Carmanah receives two orders for solar bus shelters

April 15, 2005
Carmanah has received orders for its solar-powered LED i-SHELTER lighting systems for installation in two different cities.
Carmanah Technologies Corporation has received an order in the amount of CDN $662,400 for its solar-powered LED i-SHELTER lighting systems to be installed in a North American city.

"This order also continues our prosperous relationship with one of the world's largest outdoor advertising companies, who has tested our i-SHELTER lighting systems and found our products provide reliable, cost-effective transit lighting that can be installed quickly with no disruption to traffic," said the company's CEO, Art Aylesworth.

Carmanah's i-SHELTER is a completely self-contained shelter lighting system that harnesses the sun's energy to power high-intensity LEDs. The technology makes passengers more visible to bus drivers and allows passengers to read timetable information easily at any hour. Costs are kept significantly lower than conventional grid-connected lighting as roads and pavement are untouched during installation, and there are no power permits required or ongoing electrical costs.

The second order in the amount of CDN $200,597 comes from the City of Edinburgh Council. Carmanah's i-SHELTER systems will be introduced across the Edinburgh public transport network by Commutaports Ltd, one of the UK's largest suppliers of passenger shelters and modular covered walkways.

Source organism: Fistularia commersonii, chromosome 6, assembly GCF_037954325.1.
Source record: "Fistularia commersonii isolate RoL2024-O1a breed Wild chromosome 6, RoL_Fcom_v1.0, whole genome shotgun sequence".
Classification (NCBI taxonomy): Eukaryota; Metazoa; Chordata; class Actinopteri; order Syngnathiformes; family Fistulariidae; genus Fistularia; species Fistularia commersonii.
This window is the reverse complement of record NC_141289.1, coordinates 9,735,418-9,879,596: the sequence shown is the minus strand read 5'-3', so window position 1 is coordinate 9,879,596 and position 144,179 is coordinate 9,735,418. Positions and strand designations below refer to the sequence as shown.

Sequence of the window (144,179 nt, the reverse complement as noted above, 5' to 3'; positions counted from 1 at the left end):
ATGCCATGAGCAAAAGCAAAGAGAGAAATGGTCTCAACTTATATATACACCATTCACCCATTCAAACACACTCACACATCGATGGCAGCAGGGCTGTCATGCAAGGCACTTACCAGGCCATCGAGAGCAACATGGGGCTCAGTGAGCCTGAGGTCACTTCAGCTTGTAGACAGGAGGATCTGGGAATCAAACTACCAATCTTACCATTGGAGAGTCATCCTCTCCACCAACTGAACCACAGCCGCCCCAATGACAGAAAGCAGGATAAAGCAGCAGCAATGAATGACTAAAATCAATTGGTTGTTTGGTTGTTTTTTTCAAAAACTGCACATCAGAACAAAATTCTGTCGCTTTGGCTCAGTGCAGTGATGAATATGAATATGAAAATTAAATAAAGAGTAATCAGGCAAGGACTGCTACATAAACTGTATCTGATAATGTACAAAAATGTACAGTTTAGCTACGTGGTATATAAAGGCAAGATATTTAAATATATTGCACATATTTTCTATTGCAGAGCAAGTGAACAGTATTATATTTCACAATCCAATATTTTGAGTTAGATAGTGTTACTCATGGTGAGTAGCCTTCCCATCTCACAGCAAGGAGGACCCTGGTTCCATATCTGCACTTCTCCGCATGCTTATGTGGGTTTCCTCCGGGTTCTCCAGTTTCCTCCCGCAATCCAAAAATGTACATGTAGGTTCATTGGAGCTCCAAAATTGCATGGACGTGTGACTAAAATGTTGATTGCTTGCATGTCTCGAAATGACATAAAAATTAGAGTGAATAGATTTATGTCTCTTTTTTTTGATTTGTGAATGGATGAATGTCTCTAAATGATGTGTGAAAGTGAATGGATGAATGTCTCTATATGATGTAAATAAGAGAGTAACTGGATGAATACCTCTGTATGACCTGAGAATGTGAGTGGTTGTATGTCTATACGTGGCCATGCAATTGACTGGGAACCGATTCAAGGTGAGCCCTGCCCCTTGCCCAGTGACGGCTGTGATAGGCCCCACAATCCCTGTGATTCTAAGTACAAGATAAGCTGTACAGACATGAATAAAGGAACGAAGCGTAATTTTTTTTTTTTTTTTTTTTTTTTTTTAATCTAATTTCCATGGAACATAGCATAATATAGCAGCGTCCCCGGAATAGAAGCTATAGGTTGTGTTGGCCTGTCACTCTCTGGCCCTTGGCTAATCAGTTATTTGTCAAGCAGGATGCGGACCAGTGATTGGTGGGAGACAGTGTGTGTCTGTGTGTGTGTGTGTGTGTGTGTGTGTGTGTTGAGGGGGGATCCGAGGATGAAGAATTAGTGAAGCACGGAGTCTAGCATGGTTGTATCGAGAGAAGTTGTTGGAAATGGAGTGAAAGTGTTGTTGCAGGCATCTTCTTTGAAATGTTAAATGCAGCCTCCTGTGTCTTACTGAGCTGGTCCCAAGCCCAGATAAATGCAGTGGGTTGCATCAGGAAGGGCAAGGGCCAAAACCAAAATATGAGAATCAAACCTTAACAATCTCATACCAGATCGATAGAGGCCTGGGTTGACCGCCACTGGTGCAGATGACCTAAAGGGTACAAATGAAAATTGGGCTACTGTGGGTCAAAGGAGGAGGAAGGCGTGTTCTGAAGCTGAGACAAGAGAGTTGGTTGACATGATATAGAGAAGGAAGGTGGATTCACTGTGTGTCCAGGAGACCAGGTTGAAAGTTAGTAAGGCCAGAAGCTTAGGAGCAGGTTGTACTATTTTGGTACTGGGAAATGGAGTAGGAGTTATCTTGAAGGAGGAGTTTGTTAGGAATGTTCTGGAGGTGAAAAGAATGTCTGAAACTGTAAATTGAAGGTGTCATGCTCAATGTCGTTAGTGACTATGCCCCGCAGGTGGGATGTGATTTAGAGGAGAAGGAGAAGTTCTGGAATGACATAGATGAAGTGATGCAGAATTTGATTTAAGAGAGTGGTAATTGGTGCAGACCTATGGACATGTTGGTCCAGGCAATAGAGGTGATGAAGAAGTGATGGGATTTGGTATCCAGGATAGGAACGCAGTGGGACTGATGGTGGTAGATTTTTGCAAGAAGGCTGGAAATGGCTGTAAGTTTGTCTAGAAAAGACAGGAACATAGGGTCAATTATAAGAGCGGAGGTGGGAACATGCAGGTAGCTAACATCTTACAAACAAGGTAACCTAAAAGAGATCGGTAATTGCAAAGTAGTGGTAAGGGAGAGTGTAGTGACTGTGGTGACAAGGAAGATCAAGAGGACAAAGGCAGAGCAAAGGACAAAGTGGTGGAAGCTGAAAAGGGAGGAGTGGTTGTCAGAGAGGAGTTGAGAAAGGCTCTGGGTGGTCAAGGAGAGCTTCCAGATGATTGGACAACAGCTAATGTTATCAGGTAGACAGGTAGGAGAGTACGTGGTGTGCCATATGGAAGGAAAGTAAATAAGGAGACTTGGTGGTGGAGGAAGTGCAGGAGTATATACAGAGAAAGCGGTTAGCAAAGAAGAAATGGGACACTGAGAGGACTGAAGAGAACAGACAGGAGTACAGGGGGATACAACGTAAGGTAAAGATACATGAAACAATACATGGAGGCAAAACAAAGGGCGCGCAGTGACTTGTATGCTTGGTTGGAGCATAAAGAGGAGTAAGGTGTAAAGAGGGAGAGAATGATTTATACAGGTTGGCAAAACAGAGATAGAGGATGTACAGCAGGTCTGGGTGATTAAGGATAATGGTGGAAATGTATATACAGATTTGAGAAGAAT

Aylesworth said "Scotland is an extremely challenging solar power environment, but the performance and reliability of our technology resulted in our selection as the supplier of solar shelter lighting for the country's capital city."

Increasing public transport use will help achieve goals of reduced traffic congestion and improved air quality set out in the National Air Quality Strategy. Illuminated bus shelters are one way to make public transit a more efficient and attractive alternative to automobile use.

The City of Edinburgh's transport leader, Andrew Burns, states "if more people are to use bus services after dark it is essential that we increase the sense of security at bus shelters by making sure that as many bus shelters as possible have lighting. Unfortunately, the cost of providing lighting at all shelters has been extremely expensive due to the costs associated with establishing a power connection. A cost-effective alternative is the use of solar-powered lighting at a limited number of bus shelters."